Cooking from a Food Memory

Chicken Brian

The first time I went down to Tulsa, Oklahoma to meet Matt in person, we ate this dish together with his family at a restaurant called Carrabba’s.  (We met via instant messenger, after a dear friend of mine, who was talking to both of us at the same time said, “Here, you guys talk to each other, you’re telling me about the same band” (Jurassic 5) and after talking that day, we talked every day, increasing in hours logged (we had only land lines way back in 2003 and ran through multiple calling cards each week.)  6 months later we were engaged, and a year after that, we got married.  We’ve been eating good meals together ever since. Aww)

Matt ordered the Chicken Bryan and we both marveled at the melty goat cheese and sun dried tomato mix that was tangy and sweet.  A revelation!  Since that day, I’ve tried to recreate it multiple times, but I never can quite replicate it.  (Not enough butter?)

This week, I tried again and I’m slowly getting closer.  It’s such a good dish, and as I look at their online menu, it says they drizzle a basil lemon butter sauce on top.  Ah.  That might help. Will try again next time!  I happily used up the rest of my goat cheese and even made a mini portion on a bread and butter China plate for Olive, just so she’d feel fancy, too.  (I think it worked, as she made some of the chicken into a hat near the end of the meal.)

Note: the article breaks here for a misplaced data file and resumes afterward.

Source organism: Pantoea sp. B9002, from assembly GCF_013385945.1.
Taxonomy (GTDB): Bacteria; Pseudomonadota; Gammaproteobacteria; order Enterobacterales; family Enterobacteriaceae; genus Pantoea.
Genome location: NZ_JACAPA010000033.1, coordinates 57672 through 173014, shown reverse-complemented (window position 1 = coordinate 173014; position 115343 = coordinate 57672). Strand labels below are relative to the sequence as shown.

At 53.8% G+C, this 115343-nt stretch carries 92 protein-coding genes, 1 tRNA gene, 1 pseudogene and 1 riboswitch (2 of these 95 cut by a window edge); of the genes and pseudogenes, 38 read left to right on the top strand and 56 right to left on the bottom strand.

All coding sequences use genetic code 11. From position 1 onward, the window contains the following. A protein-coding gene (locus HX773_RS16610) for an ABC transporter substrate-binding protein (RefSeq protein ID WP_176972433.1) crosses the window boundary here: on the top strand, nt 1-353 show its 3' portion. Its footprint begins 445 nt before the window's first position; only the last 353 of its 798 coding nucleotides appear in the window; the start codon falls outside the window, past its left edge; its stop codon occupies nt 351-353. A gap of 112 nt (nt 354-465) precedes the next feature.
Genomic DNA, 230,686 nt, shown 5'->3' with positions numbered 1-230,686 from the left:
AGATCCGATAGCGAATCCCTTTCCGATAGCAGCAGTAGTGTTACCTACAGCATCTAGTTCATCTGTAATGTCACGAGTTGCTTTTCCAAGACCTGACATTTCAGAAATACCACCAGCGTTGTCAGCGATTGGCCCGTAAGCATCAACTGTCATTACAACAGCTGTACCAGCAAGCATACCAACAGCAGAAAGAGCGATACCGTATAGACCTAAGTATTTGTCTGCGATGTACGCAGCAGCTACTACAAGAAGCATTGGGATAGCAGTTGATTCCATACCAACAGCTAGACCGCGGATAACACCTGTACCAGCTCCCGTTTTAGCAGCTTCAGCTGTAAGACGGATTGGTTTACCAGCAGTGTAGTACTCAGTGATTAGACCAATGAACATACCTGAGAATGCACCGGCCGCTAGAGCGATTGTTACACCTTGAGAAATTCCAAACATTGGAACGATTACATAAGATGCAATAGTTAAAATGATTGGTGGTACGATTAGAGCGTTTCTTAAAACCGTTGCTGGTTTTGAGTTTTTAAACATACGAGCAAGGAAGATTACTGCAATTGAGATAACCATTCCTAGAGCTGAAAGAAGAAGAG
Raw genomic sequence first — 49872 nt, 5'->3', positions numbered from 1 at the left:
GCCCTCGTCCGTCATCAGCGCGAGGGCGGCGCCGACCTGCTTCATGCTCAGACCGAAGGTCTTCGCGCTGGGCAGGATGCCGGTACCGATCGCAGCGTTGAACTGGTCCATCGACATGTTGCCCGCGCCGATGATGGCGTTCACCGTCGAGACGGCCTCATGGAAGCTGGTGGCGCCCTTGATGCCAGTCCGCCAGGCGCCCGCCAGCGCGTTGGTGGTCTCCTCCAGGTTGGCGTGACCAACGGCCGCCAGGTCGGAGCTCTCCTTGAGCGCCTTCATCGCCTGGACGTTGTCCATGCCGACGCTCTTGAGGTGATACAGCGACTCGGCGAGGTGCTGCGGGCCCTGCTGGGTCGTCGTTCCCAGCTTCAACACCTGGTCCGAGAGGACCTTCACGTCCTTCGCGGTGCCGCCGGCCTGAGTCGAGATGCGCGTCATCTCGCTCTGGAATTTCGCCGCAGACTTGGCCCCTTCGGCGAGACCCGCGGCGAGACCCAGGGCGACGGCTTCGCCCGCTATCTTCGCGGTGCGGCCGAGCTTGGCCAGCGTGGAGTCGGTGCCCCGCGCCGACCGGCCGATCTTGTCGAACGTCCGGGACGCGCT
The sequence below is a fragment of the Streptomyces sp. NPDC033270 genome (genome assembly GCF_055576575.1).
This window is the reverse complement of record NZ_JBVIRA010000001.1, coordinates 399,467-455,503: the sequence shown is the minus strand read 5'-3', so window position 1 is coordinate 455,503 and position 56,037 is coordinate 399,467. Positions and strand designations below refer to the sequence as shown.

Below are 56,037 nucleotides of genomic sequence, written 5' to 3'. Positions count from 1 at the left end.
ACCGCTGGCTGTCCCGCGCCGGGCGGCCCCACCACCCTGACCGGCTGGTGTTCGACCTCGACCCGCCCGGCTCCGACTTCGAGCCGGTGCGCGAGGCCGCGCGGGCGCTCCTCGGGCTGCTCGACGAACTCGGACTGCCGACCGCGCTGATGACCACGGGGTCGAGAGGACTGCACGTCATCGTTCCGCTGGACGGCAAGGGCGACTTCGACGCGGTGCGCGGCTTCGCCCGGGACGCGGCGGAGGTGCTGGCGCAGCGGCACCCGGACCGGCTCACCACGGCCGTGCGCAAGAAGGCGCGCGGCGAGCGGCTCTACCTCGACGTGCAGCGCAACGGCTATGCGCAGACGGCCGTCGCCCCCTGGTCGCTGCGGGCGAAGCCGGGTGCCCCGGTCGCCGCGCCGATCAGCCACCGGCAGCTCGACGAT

As a side, I made the creamed spinach and basil recipe from a few weeks ago, and put a scoop inside squares of puff pastry, baked it, and although they didn’t stay together in the neat little pouches I folded, they were still amazingly good and a perfect side for this dish.

spinach puffs 2

Chicken with Sun Dried Tomatoes, Goat Cheese and Basil
serves 4 to 6

1 lb chicken tenderloins
Salt and pepper
4 tbs olive oil
1/2 cup sun dried tomatoes, sliced in half
8-12 basil leaves
1 shallot, diced small (1/4 cup – you can use an onion if that’s what you have on hand)
1/4 cup white wine or chicken stock
4 oz goat cheese

Pat the chicken dry with paper towels and season each side with kosher salt and pepper.  Heat olive oil (go two tablespoons at a time) over medium heat until shimmering and cook the chicken strips in batches, not over crowding the pan, or they won’t get a good sear.  Chicken strips don’t take long to cook, maybe 1-2 minutes per side. Let the strips sit on a plate, covered in foil to keep warm until ready to plate.  In your empty skillet, add the diced shallot and saute until golden.  Then, add in a splash of wine or chicken stock, scraping up the browned chicken bits and then add a tablespoon of butter to make a pan sauce.  Set your sauce off the burner so it won’t continue to reduce.